by JoAnn Storey, JoAnn Storey, P.C.
Under Texas Rule of Civil Procedure 295, if the jury’s verdict is incomplete, not responsive to the questions, or contains conflicting answers, the court shall:
- in writing instruct the jury in open court of the nature of the incompleteness, unresponsiveness, or conflict;
- provide such additional instructions as may be proper; and
- retire the jury for further deliberations.
If your case involves the trial court’s failure to comply with Rule 295, keep in mind that a judgment may be reversed only if the error is harmful. See Tex. R. App. P. 44.1(a)(1).
Two examples illustrate the application of the harmless-error rule in this context. Reversing the appellate court’s decision, the supreme court in Ross v. Texas Employers’ Insurance Association concluded that it was not reversible error for the trial court to direct the sheriff in charge of the jury to verbally answer one juror’s question after the jury had retired to deliberate, as opposed to communicating with the jury in writing in open court as required by Rule 295. 267 S.W.2d 541, 542-43 (Tex. 1954) (applying the predecessor to Texas Rule of Appellate Procedure 44.1 and Texas Rule of Civil Procedure 327).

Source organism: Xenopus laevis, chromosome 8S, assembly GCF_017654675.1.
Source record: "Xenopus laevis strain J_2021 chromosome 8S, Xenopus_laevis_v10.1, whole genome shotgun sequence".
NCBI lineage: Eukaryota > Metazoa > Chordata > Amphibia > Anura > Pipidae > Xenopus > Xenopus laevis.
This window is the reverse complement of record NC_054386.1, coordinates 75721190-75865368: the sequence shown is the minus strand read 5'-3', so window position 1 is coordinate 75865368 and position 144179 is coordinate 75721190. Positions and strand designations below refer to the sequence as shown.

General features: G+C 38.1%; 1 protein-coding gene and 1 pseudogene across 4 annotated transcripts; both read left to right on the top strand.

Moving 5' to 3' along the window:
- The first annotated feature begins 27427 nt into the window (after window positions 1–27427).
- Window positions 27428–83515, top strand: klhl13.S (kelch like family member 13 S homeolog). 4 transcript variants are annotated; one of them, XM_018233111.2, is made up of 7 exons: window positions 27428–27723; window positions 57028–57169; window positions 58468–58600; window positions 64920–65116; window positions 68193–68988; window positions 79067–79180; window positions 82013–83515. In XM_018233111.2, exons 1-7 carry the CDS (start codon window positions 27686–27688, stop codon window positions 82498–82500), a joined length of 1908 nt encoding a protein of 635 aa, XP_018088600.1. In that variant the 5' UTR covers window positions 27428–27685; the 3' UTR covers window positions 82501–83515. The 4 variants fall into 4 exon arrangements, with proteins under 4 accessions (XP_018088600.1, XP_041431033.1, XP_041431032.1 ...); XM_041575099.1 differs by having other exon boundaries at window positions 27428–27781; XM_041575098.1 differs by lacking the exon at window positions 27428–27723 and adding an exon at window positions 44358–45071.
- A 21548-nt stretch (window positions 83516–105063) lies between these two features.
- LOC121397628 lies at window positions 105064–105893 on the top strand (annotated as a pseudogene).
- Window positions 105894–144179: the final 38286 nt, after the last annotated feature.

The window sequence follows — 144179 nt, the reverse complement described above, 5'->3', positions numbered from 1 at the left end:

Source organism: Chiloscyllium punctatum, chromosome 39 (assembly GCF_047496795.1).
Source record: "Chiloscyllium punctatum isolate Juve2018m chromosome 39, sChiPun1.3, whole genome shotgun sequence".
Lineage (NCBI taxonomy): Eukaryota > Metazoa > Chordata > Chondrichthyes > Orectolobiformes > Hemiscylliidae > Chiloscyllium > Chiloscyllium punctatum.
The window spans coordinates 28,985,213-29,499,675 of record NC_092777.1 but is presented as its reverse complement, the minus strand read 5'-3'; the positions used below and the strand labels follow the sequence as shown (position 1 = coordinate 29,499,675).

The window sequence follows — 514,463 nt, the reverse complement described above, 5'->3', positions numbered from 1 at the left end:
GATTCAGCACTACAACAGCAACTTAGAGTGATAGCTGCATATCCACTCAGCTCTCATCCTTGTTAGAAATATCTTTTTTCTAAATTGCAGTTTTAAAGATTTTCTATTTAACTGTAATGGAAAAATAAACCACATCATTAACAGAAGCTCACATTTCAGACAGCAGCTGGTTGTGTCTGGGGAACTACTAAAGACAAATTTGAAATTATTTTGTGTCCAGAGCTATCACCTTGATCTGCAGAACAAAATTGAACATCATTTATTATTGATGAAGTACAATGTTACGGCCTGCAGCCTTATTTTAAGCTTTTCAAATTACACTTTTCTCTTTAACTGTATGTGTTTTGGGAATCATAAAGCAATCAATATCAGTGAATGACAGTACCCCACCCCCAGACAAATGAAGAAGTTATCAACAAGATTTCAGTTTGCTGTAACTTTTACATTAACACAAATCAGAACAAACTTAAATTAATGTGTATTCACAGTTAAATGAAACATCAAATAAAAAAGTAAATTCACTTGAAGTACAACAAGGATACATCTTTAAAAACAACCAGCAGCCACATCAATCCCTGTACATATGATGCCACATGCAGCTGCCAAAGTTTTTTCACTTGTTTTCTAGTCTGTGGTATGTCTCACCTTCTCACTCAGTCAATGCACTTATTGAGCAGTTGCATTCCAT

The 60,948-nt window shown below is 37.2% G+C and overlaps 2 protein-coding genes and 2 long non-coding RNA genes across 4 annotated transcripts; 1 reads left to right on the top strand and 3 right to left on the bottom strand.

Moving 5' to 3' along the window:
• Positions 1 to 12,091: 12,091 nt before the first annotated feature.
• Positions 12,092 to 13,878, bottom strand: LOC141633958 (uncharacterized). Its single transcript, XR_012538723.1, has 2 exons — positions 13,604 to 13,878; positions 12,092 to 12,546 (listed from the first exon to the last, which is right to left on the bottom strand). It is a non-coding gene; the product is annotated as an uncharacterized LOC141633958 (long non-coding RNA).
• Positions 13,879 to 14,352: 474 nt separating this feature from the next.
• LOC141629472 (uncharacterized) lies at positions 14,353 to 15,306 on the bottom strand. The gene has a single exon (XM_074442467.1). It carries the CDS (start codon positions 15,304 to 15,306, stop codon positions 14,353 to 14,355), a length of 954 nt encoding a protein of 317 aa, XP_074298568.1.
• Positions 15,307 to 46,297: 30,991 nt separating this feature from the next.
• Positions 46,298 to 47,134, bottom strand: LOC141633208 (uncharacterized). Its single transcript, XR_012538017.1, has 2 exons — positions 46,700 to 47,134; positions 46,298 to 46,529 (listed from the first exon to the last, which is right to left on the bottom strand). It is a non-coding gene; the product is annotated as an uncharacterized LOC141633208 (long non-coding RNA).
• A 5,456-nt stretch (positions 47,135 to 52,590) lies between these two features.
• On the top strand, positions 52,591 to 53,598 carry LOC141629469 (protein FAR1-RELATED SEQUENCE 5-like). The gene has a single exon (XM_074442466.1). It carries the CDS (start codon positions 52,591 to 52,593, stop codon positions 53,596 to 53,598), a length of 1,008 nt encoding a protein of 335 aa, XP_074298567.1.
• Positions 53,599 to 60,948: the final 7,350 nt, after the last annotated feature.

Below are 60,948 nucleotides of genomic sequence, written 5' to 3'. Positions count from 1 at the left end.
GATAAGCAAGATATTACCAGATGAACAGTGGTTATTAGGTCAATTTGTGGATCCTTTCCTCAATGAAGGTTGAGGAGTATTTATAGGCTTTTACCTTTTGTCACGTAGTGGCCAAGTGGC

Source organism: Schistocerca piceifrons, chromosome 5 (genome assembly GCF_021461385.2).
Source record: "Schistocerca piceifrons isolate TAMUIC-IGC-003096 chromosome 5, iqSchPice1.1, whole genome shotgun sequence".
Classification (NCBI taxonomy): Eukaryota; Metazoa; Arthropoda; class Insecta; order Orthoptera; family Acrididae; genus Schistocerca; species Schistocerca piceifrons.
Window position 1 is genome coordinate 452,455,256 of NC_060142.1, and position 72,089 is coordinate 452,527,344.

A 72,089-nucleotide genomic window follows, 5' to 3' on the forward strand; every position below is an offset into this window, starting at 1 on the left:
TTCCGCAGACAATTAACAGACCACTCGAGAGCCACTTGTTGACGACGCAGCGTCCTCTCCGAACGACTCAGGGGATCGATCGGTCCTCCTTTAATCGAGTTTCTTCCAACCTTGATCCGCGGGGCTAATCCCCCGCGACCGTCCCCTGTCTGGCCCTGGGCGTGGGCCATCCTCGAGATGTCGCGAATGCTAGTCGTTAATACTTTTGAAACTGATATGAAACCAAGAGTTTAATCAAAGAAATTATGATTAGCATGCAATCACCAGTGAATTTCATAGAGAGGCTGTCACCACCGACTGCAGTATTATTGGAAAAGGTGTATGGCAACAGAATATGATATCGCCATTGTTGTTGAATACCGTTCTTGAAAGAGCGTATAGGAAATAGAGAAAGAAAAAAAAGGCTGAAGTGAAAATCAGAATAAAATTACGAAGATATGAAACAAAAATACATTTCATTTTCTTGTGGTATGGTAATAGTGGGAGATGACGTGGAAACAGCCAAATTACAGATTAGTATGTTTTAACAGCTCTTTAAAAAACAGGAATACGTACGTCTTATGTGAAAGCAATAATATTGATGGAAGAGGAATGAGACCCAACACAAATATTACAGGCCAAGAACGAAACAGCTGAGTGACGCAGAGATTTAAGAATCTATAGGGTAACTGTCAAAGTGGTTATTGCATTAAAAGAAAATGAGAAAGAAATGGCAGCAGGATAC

Of course, the error is waived if the complaint about the trial court’s failure to comply with Rule 295 is not made before the trial court discharges the jury. See Bryan v. Papalia, 542 S.W.3d 676, 693 (Tex. App.—Houston [14th Dist.] 2017, pet. granted, judgm’t vacated by agr.). But, even if an objection is timely and the trial court erred, the court in Bryan found that it was not reversible error for the trial court to tell the jury, in open court and on the record, that the verdict certificate contained an ambiguity. Id. at 692-93. The ambiguity involved the jury’s responses to questions that required unanimous answers; after the jury returned to the jury room, they amended the verdict certificate to indicate they all agreed to those answers that required unanimity. Id. at 693.